The novel’s plot centres on Dicey’s attempts to make her business work, the obstacles she faces and a realignment of her priorities. The workplace setting dominates the novel and the conversations Dicey has with Cisco while working in this setting are often thought-provoking. In one of their first conversations, Cisco brings up the hypothesis of a second sun in the solar system, named “Nemesis, after the Greek goddess” (Voigt 1989, 101). Dicey understands the word’s meaning: “it’s the force that brings you down, isn’t it? Like doom?” (101) While the novel’s readers may see Cisco himself as Dicey’s nemesis, he is quick to point out that the goddess is female. In Voigt’s Sons From Afar (1987), mythology about the Sun is associated with fathers; perhaps the reference to the Sun’s hypothetical companion represents mothers and the pull of mothering responsibilities. This fits with Cisco’s view that caring responsibilities are a burden: he later asks Dicey if helping care for her siblings is a “waste of [her] own life” (Voigt 1989, 143). Dicey reflects that “she might feel wound around with her family, trapped in some spiderweb of love and responsibility, but most of the time she would look over the years they’d spent together and feel how lucky she was.” (143) For Cisco, the pull of responsibility, the force exerted by an unseen sun, is fatal; for Dicey, it is good fortune, “a divinity that shapes our ends”, as Jeff says, quoting Shakespeare (66). Although Nemesis the goddess is typically associated with retribution, Cisco is not brought to justice for his treatment of Dicey, while Dicey comes close to losing her family and partner through her obsession with work. Yet while he avoids obvious forms of vengeance, Cisco’s ultimate punishment occurs through his continuing estrangement from his family and isolation from society more generally.
The conversation about Nemesis is the most obvious classical reference in Seventeen Against the Dealer, but there are other allusions to Greek myth and history. The strain of Dicey’s work is suggestive of the myth of Sisyphus, referenced explicitly elsewhere in the Tillerman series (in Sons From Afar, 1987). Dicey’s work is often characterised by a sense of circularity and futility: “Sometimes work was all you could do, just put your shoulder to the wheel and push, and keep on pushing. You could barely see the wheel moving, but after a while you could see that you’d gotten somewhere” (Voigt 1989, 127). As Victor Watson writes, Dicey “gives her assent to the circularity of this economic treadmill because she is convinced that she is tougher than the system” (2003, 114). Dicey’s realisation by the end of the novel that she has other options does not herald the end of struggle, but a return to working for herself and her family and friends rather than subscribing to a coercive economic system.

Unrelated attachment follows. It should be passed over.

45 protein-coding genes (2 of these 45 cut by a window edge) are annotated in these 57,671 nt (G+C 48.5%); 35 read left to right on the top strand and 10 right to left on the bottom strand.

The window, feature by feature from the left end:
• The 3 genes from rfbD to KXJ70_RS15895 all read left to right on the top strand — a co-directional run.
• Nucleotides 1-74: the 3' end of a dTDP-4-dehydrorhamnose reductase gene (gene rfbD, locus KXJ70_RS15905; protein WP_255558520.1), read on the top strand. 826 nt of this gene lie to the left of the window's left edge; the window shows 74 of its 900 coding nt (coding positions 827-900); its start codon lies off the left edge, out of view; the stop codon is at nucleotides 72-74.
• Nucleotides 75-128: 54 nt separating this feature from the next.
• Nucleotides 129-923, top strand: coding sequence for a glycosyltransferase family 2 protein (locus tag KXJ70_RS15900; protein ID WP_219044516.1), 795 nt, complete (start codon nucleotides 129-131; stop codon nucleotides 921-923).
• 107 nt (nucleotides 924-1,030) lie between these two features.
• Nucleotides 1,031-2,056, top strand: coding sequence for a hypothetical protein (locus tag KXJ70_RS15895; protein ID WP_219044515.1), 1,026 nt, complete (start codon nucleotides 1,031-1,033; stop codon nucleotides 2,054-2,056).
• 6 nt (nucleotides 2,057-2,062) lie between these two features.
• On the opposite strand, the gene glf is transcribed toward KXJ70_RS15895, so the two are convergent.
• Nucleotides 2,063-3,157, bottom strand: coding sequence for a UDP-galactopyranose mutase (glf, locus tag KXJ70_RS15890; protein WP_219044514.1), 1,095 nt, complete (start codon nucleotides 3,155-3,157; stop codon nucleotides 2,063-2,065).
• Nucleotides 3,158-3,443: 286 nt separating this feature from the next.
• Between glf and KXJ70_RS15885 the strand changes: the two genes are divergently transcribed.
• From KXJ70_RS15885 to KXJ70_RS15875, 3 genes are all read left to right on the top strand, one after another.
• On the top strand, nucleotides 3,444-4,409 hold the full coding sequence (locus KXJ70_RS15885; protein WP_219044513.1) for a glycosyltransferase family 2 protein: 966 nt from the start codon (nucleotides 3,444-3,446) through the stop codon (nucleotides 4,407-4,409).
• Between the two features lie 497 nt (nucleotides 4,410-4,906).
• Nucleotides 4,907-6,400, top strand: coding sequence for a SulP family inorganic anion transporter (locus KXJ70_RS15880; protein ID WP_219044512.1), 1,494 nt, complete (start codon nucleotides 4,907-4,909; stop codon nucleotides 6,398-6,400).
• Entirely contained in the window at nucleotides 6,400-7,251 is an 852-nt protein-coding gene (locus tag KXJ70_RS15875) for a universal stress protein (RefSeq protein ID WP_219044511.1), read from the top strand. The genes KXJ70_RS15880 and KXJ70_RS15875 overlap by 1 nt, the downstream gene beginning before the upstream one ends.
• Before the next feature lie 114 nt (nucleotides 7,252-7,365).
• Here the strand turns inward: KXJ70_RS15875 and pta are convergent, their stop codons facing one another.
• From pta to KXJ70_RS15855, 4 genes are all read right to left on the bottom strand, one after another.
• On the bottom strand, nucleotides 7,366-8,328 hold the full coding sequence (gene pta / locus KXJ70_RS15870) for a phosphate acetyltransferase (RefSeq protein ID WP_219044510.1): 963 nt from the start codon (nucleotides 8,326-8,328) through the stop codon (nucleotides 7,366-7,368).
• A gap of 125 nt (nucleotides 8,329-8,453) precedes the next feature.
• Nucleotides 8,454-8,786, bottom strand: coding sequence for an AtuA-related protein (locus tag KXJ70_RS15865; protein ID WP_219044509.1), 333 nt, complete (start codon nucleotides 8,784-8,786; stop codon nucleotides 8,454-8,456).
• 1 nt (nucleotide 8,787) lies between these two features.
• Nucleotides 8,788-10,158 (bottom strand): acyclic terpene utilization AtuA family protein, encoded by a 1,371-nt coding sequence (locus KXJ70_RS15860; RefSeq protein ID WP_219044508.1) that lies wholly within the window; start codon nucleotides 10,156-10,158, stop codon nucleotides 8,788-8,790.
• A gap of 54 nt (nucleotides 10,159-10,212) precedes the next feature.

Another classical allusion can be found in Voigt’s emphasis on medical ethics. Alongside work, health is a major theme of the novel, with Abigail suffering from pneumonia and James planning to train as a doctor. Early in the novel, James defends his decision to take arts courses alongside science at Yale, arguing that “if a doctor has wider knowledge he’ll be a better doctor for people – if he knows more about how people think, and are, about human beings, he’ll see things in a broader perspective, too, so he can really see people and not just – not just whatever their diseases are” (Voigt 1989, 15). By highlighting the importance of human understanding as well as technical expertise in medicine, Voigt potentially evokes modern rewritings of the Hippocratic Oath, the ancient Greek code of medical ethics. (See further Hardstaff 2018.)
Hardstaff, Sarah, ““With special obligations”: Constructions of young adulthood and caregiving in The Road to Memphis and Seventeen Against the Dealer,” in Jutta Ahlbeck, Päivi Lappalainen, Kati Launis and Kirsi Tuohela (eds), Childhood, Literature and Science: Fragile Subjects, New York, NY: Routledge, 2018, 141-152.
Hardstaff, Sarah, "Money and the Gift in the Novels of Mildred Taylor
and Cynthia Voigt," Barnboken, forthcoming.
Reid, Susan E., Presenting Cynthia Voigt, New York, NY: Twayne Publishers, 1995.
Watson, Victor, “The Tillerman Series,” in Margaret Meek and Victor Watson (eds), Coming of Age in Children’s Literature: Growth and Maturity in the Work of Philippa Pearce, Cynthia Voigt and Jan Mark, London: Continuum, 2003, 85-124.